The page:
In Crowded Field, Cariloop Helps Families Find Care for Elders

6/6/14Follow @angelashah

As our population ages, more and more of us must grapple with the question: What’s the best way to take care of Mom and Dad? One Dallas area medtech startup says it can help us wade through the tens of thousands of available options.

Michael Walsh, co-founder and CEO of Cariloop, a healthtech startup based in the Dallas suburb of Richardson, TX, says it has created a technological “marriage of Match.com and Expedia for the senior space.”

The site has compiled a database from state regulatory bodies of senior care providers—from adult care to long-term residential facilities—that customers can peruse through a question-and-answer survey that whittles down the options by need. For example, you start out by indicating whether the services are for yourself or a family member. You go through the survey, answering whether the person wants to be in a facility or cared for at home, and whether the person is paying through government programs, private money, or both.

As you make these choices, Cariloop is adjusting the list of care providers that best meet your needs, Walsh says. “We have updated the user experience with pricing, reviews, and photos, like you would have when you’re looking for a hotel,” he added. “We have brought those experiences—that you have in other areas of your life—into healthcare.”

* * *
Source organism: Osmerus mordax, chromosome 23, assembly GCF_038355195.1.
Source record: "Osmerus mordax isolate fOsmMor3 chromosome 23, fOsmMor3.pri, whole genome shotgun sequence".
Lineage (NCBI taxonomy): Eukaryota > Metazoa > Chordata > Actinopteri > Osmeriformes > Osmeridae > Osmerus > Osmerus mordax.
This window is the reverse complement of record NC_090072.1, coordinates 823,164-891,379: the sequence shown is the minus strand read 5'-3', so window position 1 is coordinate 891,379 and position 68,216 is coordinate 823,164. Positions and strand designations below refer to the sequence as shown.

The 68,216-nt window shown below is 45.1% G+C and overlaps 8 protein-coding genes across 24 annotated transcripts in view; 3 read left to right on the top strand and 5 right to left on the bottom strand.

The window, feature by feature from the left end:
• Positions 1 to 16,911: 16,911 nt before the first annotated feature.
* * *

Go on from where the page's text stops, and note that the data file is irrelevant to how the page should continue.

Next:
Cariloop went live in March and this week raised $400,000 in seed money in a round led by Green Park & Golf Ventures, a Dallas investment firm, and Fort Worth, TX-based Corbett Capital.

So far, Cariloop has signed up 300 providers, a small fraction of the total of 9,500 senior care providers in Texas alone. But Walsh says that the funding will be used to make hires who will contact providers and beef up the database. “The more content we have, the better we can match,” he says.

Getting your head around the options available for senior care can be difficult. In 2012, about 58,500 paid, regulated long-term care services providers served about 8 million people in the United States, according to a Centers for Disease Control report released in January. Those services came from a variety of agencies, including adult daycare centers, home health agencies, hospices, nursing homes, and assisted living communities. And as the number of Americans needing such care grows—the CDC says that figure will rise from 15 million in 2000 to 27 million in 2050—targeting your best options will become even more important.

It’s a market that’s gotten plenty of other entrepreneurs’ attention as well. Among the most … Next Page »

Angela Shah is the editor of Xconomy Texas. She can be reached at ashah@xconomy.com or (214) 793-5763. Follow @angelashah

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